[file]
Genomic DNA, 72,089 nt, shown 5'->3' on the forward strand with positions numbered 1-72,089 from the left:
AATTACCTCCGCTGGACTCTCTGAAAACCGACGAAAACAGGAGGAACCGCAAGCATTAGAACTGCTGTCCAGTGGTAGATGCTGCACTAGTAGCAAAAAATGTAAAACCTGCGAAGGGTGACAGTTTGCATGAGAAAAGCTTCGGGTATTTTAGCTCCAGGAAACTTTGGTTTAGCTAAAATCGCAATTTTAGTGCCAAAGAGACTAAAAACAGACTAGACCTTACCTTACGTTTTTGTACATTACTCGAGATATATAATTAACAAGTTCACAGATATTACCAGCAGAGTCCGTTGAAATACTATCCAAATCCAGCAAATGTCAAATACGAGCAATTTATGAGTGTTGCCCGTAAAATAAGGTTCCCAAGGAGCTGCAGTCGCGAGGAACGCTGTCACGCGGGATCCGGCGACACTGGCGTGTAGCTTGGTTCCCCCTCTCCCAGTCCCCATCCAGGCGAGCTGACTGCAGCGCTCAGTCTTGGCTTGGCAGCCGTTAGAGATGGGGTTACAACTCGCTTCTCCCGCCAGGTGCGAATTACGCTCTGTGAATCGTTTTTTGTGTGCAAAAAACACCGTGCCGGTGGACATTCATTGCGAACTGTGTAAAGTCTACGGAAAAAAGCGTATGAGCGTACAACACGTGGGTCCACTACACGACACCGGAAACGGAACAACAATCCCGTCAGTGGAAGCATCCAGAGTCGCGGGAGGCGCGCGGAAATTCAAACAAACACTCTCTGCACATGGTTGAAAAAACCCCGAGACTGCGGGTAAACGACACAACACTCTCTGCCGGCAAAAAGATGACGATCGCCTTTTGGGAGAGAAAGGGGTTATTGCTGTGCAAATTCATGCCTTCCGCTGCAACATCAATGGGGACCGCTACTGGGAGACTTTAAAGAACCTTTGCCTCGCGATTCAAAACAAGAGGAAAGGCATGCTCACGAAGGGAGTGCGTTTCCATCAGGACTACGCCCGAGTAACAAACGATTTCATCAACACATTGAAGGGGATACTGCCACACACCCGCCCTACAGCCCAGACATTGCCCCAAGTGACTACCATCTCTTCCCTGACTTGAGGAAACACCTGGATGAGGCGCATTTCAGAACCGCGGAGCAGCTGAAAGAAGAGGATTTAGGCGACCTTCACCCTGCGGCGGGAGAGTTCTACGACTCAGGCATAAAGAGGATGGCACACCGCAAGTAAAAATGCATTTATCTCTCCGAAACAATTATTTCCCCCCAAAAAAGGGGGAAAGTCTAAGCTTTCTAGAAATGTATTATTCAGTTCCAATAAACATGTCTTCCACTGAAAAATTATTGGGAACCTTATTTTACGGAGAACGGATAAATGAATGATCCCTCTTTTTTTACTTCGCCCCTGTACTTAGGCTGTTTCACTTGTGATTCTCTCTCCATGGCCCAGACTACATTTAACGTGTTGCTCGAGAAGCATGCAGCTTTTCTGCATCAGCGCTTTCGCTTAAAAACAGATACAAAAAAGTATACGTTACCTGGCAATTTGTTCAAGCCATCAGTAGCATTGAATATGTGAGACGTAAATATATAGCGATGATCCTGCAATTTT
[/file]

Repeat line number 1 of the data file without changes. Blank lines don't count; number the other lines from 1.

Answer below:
Genomic DNA, 72,089 nt, shown 5'->3' on the forward strand with positions numbered 1-72,089 from the left: